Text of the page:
Writing and Rewriting the Self: Narrative Projection and Transformation in Martial Law Autobiographies

  • Mary Grace R. Concepcion


Starting 2000, numerous autobiographical narratives have been published
about life during the Marcos dictatorship (1972–1986). In these texts, the
autobiographers usually record their own transformations, eschewing their
middle-class or privileged backgrounds in order to fight the dictatorship. Jose
Maria Sison, founder of the reestablished Communist Party of the Philippines,
recounts his origins from the landlord class in Ilocos. The Italian priest Peter
Geremia writes about his transition from foreigner to “adopted Filipino” as he
identifies with the struggles of Indigenous peoples and peasants. Danilo Vizmanos
records his defection from the navy to join the mass movement against Marcos.

Going beyond the real-life conversions of these autobiographers, I analyze how
the texts they published after Martial Law project the self. Each author has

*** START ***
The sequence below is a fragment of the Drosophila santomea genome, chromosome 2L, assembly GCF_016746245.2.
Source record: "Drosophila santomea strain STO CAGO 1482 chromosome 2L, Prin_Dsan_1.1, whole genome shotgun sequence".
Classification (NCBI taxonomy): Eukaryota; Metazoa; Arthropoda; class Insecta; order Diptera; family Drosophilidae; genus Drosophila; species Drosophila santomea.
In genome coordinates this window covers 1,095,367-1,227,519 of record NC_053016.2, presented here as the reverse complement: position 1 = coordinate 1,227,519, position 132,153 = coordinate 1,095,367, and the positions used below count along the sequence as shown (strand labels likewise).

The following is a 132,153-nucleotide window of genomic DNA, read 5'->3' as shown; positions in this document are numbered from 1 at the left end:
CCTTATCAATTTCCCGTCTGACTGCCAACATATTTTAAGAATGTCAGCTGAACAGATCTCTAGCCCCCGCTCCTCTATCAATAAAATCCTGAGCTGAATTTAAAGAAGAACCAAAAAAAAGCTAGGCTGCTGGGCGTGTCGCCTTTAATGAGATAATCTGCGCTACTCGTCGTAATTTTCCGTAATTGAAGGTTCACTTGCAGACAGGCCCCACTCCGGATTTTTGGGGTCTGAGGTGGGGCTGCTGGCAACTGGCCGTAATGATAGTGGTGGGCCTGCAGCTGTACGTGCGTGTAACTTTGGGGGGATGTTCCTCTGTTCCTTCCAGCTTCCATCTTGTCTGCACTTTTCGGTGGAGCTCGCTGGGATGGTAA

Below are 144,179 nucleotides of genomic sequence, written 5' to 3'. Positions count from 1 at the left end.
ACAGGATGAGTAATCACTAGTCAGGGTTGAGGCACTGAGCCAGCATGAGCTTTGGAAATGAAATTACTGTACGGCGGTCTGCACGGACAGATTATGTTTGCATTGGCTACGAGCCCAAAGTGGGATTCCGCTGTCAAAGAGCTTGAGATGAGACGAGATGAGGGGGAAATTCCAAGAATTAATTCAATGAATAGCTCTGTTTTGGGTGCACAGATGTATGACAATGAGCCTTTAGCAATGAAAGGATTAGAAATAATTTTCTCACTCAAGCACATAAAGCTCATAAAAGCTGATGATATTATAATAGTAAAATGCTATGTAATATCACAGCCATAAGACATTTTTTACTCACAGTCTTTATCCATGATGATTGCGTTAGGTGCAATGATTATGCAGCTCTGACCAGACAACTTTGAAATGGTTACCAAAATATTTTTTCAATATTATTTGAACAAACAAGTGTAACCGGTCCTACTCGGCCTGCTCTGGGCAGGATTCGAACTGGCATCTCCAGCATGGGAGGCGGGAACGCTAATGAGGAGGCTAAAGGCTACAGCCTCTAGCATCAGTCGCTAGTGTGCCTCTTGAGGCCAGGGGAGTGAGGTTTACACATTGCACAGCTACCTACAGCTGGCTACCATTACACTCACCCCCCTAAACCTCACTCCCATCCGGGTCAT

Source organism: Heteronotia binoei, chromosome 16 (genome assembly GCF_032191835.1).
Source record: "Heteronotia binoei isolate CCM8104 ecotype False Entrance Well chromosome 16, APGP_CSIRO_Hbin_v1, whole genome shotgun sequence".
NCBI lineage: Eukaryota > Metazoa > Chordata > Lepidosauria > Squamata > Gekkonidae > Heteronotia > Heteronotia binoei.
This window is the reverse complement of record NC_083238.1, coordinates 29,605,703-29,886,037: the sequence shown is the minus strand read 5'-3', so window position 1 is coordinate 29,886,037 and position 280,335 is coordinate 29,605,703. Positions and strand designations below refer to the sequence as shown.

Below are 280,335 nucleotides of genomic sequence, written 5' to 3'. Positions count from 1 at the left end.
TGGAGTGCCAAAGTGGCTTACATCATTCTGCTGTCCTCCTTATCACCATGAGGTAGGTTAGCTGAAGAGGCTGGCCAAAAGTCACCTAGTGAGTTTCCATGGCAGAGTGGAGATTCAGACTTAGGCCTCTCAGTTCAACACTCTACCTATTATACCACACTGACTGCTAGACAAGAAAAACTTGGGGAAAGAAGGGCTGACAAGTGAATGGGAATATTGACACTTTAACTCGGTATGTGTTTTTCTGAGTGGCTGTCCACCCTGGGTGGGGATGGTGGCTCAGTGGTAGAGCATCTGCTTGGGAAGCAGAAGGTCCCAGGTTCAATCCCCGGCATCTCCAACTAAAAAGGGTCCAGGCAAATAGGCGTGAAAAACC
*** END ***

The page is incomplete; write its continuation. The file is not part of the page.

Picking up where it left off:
written two autobiographies. I examine how the changing discourse affected their
writing of the self. I also investigate how the autobiographical genre projects the
self through the dialogue and exchange in Sison’s interviews, the intimacy and
intensity that was edited out in Geremia’s revised diary, and the personal and
familial life that was recorded more in Vizmanos’s sketches rather than in his
diary. Through this, I also explore each author’s understanding of the genre, and
the ways autobiography could build identities to expose and challenge those in



Marcos dictatorship, Philippine autobiography, writing during Philippine Martial Law, Jose Maria Sison, Peter Geremia, Danilo Vizmanos